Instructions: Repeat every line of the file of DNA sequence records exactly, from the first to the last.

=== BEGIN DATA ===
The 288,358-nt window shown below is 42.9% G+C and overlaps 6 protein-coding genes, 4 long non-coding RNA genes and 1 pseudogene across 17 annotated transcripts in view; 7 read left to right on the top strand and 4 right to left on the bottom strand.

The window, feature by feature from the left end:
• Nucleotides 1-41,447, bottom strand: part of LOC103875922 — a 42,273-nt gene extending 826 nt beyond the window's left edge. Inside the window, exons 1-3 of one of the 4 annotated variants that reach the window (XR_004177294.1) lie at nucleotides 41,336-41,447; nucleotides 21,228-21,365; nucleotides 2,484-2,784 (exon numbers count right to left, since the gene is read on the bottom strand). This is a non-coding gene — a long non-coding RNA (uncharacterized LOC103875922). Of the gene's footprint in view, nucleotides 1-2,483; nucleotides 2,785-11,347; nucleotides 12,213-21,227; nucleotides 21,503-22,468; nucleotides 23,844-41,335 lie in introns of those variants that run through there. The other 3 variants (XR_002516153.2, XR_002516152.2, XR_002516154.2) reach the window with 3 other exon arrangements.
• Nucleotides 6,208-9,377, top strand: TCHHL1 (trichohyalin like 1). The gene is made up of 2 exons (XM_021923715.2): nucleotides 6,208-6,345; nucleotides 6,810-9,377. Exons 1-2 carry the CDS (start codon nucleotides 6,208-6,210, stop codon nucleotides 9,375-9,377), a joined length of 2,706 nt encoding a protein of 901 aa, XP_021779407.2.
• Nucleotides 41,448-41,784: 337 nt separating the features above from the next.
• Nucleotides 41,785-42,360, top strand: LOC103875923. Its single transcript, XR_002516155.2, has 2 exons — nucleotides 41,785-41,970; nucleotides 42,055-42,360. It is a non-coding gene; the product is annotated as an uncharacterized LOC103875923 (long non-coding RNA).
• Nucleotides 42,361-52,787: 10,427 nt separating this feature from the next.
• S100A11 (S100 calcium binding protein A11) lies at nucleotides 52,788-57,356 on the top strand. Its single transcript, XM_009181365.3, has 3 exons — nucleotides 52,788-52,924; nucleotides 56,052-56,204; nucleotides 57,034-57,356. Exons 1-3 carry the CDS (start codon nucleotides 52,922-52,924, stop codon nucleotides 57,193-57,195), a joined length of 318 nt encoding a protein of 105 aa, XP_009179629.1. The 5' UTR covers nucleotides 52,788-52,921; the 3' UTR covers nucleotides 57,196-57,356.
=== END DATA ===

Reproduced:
The 288,358-nt window shown below is 42.9% G+C and overlaps 6 protein-coding genes, 4 long non-coding RNA genes and 1 pseudogene across 17 annotated transcripts in view; 7 read left to right on the top strand and 4 right to left on the bottom strand.

The window, feature by feature from the left end:
• Nucleotides 1-41,447, bottom strand: part of LOC103875922 — a 42,273-nt gene extending 826 nt beyond the window's left edge. Inside the window, exons 1-3 of one of the 4 annotated variants that reach the window (XR_004177294.1) lie at nucleotides 41,336-41,447; nucleotides 21,228-21,365; nucleotides 2,484-2,784 (exon numbers count right to left, since the gene is read on the bottom strand). This is a non-coding gene — a long non-coding RNA (uncharacterized LOC103875922). Of the gene's footprint in view, nucleotides 1-2,483; nucleotides 2,785-11,347; nucleotides 12,213-21,227; nucleotides 21,503-22,468; nucleotides 23,844-41,335 lie in introns of those variants that run through there. The other 3 variants (XR_002516153.2, XR_002516152.2, XR_002516154.2) reach the window with 3 other exon arrangements.
• Nucleotides 6,208-9,377, top strand: TCHHL1 (trichohyalin like 1). The gene is made up of 2 exons (XM_021923715.2): nucleotides 6,208-6,345; nucleotides 6,810-9,377. Exons 1-2 carry the CDS (start codon nucleotides 6,208-6,210, stop codon nucleotides 9,375-9,377), a joined length of 2,706 nt encoding a protein of 901 aa, XP_021779407.2.
• Nucleotides 41,448-41,784: 337 nt separating the features above from the next.
• Nucleotides 41,785-42,360, top strand: LOC103875923. Its single transcript, XR_002516155.2, has 2 exons — nucleotides 41,785-41,970; nucleotides 42,055-42,360. It is a non-coding gene; the product is annotated as an uncharacterized LOC103875923 (long non-coding RNA).
• Nucleotides 42,361-52,787: 10,427 nt separating this feature from the next.
• S100A11 (S100 calcium binding protein A11) lies at nucleotides 52,788-57,356 on the top strand. Its single transcript, XM_009181365.3, has 3 exons — nucleotides 52,788-52,924; nucleotides 56,052-56,204; nucleotides 57,034-57,356. Exons 1-3 carry the CDS (start codon nucleotides 52,922-52,924, stop codon nucleotides 57,193-57,195), a joined length of 318 nt encoding a protein of 105 aa, XP_009179629.1. The 5' UTR covers nucleotides 52,788-52,921; the 3' UTR covers nucleotides 57,196-57,356.